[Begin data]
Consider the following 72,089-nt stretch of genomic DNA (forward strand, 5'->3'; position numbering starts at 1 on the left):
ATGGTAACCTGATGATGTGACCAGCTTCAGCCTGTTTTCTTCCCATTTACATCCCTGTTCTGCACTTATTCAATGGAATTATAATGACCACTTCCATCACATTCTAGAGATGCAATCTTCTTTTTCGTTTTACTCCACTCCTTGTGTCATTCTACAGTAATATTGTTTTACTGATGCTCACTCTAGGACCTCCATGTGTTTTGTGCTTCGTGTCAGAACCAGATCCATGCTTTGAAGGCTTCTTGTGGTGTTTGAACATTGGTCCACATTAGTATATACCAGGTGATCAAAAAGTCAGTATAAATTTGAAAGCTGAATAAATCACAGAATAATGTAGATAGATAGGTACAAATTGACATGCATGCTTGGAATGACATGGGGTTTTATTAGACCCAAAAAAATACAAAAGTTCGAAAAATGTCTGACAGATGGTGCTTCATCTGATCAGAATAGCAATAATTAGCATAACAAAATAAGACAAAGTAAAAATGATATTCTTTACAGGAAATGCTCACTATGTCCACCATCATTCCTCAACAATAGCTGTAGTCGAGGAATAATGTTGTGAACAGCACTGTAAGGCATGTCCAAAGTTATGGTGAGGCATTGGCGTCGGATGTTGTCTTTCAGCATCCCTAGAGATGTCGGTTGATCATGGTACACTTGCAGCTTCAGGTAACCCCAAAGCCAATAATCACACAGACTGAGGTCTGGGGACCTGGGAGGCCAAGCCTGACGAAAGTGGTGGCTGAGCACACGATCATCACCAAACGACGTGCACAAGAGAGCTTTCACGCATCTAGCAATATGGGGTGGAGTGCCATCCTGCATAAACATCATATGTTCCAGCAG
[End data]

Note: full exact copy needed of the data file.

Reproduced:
Consider the following 72,089-nt stretch of genomic DNA (forward strand, 5'->3'; position numbering starts at 1 on the left):
ATGGTAACCTGATGATGTGACCAGCTTCAGCCTGTTTTCTTCCCATTTACATCCCTGTTCTGCACTTATTCAATGGAATTATAATGACCACTTCCATCACATTCTAGAGATGCAATCTTCTTTTTCGTTTTACTCCACTCCTTGTGTCATTCTACAGTAATATTGTTTTACTGATGCTCACTCTAGGACCTCCATGTGTTTTGTGCTTCGTGTCAGAACCAGATCCATGCTTTGAAGGCTTCTTGTGGTGTTTGAACATTGGTCCACATTAGTATATACCAGGTGATCAAAAAGTCAGTATAAATTTGAAAGCTGAATAAATCACAGAATAATGTAGATAGATAGGTACAAATTGACATGCATGCTTGGAATGACATGGGGTTTTATTAGACCCAAAAAAATACAAAAGTTCGAAAAATGTCTGACAGATGGTGCTTCATCTGATCAGAATAGCAATAATTAGCATAACAAAATAAGACAAAGTAAAAATGATATTCTTTACAGGAAATGCTCACTATGTCCACCATCATTCCTCAACAATAGCTGTAGTCGAGGAATAATGTTGTGAACAGCACTGTAAGGCATGTCCAAAGTTATGGTGAGGCATTGGCGTCGGATGTTGTCTTTCAGCATCCCTAGAGATGTCGGTTGATCATGGTACACTTGCAGCTTCAGGTAACCCCAAAGCCAATAATCACACAGACTGAGGTCTGGGGACCTGGGAGGCCAAGCCTGACGAAAGTGGTGGCTGAGCACACGATCATCACCAAACGACGTGCACAAGAGAGCTTTCACGCATCTAGCAATATGGGGTGGAGTGCCATCCTGCATAAACATCATATGTTCCAGCAG